> generates heat... too much
> > compression and the mixture will ignite itself
> (pre-ignition, detonation etc.)
>
> Just wondering.. if an engine knocks, it sounds like somebody
> is pounding
> on it with a hammer, right? So if you don't hear anything and
> the engine
> is running smooth, that means it's fine..?
>


I have heard of inaudible knock causing damage. I think the article was
talking about the advantage of knock sensors. I think that the problem
would be one that caused damage after extended periods of time. In general
though if I couldn't hear anything I don't think I would worry about it.

Tom H

------------------------------

Date: Wed, 23 Feb 2000 07:43:04 -0500
From: Ken Payne ford-trucks.com>
Subject: ADMIN: Searchable mailing list archives now online!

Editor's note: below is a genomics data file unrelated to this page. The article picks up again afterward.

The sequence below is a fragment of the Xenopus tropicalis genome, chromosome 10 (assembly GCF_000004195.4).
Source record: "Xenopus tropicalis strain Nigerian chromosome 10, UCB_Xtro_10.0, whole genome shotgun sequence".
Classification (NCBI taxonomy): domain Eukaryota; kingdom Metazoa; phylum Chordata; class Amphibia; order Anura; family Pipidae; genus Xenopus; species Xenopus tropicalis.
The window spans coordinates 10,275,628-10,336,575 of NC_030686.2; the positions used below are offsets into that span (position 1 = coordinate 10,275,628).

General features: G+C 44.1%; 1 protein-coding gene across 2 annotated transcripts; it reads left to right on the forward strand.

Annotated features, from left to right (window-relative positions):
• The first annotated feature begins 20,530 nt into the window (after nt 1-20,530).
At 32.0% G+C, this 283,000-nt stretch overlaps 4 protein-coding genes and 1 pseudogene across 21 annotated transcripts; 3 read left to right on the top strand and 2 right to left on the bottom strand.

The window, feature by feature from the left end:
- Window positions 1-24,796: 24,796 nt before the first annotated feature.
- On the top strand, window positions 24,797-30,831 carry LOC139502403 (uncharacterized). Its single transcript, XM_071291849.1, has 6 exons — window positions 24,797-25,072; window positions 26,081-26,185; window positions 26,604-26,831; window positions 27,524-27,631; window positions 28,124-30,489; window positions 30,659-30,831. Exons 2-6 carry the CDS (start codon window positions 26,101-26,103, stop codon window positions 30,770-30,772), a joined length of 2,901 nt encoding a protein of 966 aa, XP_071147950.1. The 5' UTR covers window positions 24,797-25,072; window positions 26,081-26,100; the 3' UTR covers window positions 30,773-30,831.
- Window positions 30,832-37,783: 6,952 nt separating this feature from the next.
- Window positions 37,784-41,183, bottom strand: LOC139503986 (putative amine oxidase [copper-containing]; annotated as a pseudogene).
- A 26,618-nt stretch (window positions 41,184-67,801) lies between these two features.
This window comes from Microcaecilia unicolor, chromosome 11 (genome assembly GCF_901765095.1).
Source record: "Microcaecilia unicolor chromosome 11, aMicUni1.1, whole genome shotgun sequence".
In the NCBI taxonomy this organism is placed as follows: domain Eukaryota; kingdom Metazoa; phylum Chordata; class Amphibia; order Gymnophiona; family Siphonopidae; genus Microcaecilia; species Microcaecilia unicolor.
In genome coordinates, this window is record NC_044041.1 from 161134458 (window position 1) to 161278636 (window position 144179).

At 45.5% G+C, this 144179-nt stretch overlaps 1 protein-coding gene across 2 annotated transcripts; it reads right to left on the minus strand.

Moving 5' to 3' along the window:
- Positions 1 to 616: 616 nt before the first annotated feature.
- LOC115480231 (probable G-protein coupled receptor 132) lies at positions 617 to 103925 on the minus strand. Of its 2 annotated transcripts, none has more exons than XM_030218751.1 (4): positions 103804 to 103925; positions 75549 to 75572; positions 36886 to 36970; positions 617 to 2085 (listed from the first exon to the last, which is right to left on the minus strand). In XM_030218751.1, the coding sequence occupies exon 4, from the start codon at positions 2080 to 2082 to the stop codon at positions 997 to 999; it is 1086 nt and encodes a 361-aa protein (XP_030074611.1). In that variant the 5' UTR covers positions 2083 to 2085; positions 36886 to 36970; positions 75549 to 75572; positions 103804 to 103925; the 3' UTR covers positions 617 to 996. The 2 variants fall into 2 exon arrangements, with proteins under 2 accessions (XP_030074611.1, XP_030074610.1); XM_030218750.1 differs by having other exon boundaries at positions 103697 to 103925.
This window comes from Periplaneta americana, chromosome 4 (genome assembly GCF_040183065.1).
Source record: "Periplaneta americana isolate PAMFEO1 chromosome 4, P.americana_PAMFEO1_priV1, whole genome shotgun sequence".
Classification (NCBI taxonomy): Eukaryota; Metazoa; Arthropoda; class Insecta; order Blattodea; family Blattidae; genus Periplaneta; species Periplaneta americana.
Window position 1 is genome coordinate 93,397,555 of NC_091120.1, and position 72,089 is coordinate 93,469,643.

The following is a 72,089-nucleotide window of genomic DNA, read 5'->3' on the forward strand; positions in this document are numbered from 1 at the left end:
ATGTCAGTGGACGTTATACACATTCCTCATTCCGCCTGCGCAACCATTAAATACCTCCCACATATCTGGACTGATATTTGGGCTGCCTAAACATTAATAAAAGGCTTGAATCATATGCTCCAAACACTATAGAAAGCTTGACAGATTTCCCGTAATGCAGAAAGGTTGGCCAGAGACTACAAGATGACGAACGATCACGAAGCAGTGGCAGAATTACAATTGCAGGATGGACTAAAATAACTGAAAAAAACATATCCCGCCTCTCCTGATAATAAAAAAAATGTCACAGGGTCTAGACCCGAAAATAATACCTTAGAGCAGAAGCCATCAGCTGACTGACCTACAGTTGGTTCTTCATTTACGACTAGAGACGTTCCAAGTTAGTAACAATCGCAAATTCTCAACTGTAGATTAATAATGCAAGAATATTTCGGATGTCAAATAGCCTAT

The mailing list archive, containing over 120,000 postings,
has been placed on the web site. They can be searched, but
not browsed via an index (to stop spam email address harvesters).
Its missing the last month of archives, but these will be up
soon and a system will be put in place to keep the search
"live" with the latest archives. You'll find the search to
be very fast, off peak search is about 3-5 seconds for
250+ meg of archives, peak is about 6-10 seconds. Amazing
what 256 meg of RAM will do for a system!

This was one of the many items I promised to give everyone
when FTE moved to the new server. More features for the
users are on the way, as soon as I fix a few problems a
small number of users are having. :-)

The search can be found at:

http://www.ford-trucks.com/archives/index.html

Enjoy!
....